Okada: To Ban or To Regulate?

A 2014 report by Premium Times indicated that there were about 8 million Okada riders in Nigeria, this number is certain to have increased since then. So, the proposed nationwide ban of motorbikes popularly known as “Okada” in Nigeria will have huge social implications if implemented. It will stretch the police in terms of enforcement and will worsen the economic conditions of many law-abiding riders and their households.

1. When we confiscate and destroy motorbikes, many innocent riders will be affected some of whom took loans to buy their bikes. These include young graduates who have tried unsuccessfully to find gainful employment.

2. These otherwise patriotic citizens will feel unjustly treated and become disgruntled and may resort to crime directly or indirectly to survive or as a pay-back to a system that treats them with cruelty and deprives them of legitimate livelihood.

3. Many people have also come to rely on this mode of transportation as the only viable option especially in remote and rural areas.

4. Sadly, even after a ban, criminals may still exploit loopholes from exemptions that will be granted to personnel of security forces, delivery riders and power bikes to perpetrate their evil acts.

5. Instead, government should consider regulating Okada by licensing corporate riders like Gokada which can be monitored and held accountable and introduce a cooperative society structure for non-corporate riders where government will licence the cooperatives and register their members capturing the identity of each rider, their motorbikes, and then restrict them to operate within a specified area.

6. The use of trackers may also be mandated as well as enforcement of traffic rules and use of safety gears like helmets. A compulsory micro-insurance scheme may be introduced to cover the riders and their passengers.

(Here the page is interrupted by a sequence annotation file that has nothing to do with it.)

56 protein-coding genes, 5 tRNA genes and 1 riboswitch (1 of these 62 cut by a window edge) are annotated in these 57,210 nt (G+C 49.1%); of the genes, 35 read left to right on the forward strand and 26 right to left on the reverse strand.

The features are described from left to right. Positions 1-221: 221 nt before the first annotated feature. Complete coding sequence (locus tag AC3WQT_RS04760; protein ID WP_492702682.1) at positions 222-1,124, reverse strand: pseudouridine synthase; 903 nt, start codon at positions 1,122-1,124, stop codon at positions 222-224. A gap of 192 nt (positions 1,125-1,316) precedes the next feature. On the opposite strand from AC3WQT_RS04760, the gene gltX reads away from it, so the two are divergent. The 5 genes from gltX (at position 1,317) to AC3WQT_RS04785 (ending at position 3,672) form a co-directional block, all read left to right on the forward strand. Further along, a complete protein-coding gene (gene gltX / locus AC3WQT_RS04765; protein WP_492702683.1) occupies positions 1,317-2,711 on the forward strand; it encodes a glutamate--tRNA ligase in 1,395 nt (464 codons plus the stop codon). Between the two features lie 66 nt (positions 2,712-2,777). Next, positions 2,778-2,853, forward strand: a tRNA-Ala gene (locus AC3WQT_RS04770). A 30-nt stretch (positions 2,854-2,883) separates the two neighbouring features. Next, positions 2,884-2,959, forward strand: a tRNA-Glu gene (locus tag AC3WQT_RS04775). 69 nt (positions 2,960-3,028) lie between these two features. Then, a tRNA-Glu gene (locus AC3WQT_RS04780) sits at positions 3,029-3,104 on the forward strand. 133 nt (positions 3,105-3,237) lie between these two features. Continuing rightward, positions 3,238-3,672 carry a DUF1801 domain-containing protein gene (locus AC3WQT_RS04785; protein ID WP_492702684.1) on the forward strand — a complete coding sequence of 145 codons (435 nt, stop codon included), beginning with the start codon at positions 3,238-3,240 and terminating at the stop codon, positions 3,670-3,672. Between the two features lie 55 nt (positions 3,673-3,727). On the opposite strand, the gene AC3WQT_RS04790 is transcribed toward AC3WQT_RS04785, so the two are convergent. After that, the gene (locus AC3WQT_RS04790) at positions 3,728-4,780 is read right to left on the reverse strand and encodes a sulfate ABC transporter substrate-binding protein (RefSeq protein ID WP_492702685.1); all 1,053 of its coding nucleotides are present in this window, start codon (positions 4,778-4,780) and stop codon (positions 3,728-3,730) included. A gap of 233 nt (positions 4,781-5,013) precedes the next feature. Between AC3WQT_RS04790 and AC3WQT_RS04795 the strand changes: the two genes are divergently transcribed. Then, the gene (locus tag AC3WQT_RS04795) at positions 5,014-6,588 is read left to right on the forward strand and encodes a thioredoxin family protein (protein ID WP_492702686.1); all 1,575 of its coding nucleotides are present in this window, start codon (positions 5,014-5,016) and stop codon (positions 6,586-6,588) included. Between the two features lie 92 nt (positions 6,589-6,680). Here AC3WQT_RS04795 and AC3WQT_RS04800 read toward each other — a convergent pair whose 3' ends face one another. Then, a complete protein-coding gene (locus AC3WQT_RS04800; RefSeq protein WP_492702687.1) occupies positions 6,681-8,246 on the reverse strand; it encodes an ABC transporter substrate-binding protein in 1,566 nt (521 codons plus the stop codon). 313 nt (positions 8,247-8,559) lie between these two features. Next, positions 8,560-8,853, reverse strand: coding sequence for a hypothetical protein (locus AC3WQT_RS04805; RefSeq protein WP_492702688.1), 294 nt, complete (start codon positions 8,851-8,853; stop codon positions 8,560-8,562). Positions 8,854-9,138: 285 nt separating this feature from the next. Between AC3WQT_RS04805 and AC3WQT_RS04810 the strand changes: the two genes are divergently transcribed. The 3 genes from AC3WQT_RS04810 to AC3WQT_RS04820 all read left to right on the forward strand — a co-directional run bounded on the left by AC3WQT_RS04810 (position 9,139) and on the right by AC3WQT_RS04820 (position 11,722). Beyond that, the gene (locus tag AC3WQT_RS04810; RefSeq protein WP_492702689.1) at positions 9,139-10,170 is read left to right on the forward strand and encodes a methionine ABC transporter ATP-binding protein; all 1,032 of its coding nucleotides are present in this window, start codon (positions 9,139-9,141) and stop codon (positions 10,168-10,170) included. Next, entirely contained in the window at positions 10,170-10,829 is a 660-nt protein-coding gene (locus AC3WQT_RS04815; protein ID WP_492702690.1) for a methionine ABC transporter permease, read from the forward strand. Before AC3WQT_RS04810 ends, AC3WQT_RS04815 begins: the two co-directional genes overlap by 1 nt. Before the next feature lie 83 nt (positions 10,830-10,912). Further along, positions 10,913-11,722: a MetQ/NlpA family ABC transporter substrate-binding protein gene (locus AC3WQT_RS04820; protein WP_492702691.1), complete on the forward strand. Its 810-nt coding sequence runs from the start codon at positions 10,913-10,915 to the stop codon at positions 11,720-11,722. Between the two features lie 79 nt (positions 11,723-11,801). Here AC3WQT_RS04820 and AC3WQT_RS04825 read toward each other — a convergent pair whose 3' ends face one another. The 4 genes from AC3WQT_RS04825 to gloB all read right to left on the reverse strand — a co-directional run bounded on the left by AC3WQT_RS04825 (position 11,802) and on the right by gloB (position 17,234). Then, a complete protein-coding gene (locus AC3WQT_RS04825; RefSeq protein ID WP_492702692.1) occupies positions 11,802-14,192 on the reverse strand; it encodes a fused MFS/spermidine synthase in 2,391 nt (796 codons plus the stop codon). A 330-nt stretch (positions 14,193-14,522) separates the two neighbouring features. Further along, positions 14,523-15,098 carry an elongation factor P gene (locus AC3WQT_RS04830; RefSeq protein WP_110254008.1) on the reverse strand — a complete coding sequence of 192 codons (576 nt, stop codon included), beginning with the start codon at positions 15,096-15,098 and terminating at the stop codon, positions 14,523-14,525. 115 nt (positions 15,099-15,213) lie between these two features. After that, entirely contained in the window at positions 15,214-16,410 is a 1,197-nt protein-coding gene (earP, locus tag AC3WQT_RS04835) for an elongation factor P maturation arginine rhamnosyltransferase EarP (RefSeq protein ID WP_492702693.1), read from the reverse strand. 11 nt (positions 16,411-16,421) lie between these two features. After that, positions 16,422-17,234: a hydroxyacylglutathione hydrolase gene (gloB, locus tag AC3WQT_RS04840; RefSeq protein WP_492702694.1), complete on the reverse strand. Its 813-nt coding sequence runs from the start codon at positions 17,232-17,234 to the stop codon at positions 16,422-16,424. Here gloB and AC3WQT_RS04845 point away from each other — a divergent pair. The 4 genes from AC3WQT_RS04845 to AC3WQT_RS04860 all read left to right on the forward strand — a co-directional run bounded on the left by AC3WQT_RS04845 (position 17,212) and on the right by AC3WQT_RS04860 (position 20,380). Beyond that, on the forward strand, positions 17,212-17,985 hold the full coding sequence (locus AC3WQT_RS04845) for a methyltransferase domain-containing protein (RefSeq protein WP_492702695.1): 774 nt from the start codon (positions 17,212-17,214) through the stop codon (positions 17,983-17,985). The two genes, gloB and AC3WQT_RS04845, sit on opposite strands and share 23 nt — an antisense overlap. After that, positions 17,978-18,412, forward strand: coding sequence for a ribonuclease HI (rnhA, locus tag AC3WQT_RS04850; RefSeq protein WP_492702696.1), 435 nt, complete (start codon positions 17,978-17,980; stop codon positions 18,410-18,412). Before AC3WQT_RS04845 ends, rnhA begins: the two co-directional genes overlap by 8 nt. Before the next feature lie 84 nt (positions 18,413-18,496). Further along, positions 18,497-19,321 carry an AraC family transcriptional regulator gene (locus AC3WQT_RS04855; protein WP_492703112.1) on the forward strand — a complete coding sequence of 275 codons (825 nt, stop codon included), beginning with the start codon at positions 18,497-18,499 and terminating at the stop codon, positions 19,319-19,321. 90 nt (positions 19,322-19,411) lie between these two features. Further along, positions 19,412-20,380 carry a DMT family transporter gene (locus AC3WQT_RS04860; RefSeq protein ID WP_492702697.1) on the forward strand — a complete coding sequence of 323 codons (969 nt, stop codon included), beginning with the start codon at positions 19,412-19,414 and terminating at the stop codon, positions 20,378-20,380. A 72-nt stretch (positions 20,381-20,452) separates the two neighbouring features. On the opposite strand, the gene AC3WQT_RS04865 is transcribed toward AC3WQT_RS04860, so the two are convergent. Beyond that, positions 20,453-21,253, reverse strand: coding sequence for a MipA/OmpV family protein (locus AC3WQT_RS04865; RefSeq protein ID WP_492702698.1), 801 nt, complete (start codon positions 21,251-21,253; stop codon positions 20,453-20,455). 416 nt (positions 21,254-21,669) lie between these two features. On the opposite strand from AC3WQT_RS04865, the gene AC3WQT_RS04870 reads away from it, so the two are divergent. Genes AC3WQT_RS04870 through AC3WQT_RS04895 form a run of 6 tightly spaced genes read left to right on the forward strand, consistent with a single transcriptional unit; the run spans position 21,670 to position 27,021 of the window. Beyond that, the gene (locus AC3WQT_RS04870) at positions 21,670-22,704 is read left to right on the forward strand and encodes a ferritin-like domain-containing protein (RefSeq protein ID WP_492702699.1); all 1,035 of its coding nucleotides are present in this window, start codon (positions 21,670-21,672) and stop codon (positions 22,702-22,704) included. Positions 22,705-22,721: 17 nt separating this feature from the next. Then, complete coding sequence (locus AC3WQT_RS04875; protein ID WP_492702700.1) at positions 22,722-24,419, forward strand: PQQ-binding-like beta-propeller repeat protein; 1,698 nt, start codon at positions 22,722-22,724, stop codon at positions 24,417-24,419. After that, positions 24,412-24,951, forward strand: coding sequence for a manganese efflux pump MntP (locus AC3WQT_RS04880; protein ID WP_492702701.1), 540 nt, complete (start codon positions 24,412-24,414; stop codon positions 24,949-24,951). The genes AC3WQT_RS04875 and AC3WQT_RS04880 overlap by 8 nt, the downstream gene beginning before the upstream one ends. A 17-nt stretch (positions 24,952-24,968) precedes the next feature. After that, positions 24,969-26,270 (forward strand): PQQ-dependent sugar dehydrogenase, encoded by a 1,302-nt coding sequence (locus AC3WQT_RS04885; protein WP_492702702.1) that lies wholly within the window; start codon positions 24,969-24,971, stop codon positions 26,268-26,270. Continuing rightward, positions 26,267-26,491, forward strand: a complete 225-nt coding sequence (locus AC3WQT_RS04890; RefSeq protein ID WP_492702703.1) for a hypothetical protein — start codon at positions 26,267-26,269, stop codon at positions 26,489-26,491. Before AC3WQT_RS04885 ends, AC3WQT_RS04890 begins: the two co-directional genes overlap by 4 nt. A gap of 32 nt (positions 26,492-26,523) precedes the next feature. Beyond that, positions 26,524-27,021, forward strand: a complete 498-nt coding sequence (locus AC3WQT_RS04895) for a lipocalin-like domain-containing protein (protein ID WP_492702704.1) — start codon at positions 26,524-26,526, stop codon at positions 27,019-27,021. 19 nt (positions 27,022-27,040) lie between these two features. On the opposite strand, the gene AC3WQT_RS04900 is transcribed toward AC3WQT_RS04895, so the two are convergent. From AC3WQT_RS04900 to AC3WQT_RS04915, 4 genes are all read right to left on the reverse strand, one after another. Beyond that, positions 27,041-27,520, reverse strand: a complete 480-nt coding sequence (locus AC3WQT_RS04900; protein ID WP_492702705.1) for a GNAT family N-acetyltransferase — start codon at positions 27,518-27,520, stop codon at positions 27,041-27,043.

7. In addition, membership of a registered Okada riders cooperative could be restricted to indigenes or residents of the area in which they operate to prevent infiltration by “unknown” riders.

8. This will ensure that members know each other and can easily identify strangers within their area which can be promptly reported to the authorities.

9. This will turn the riders into a community policing and security intelligence structure. Their licence to operate will largely depend on prevention of Okada related offences and crimes within their jurisdiction.

10. In addition, this formalisation will enable government to bring the riders into the tax net and replace the current system of extortion by non-state actors with government levies which can be dedicated to road maintenance.

Oftentimes, a problem is an opportunity to find creative solutions that will benefit society. Cars are used for crimes, but we don’t ban cars; buses are used for criminal activities and we haven’t banned them; why should Okadas be treated differently? In my view, the outright banning of any legitimate activity should be a last resort after all other options have failed.

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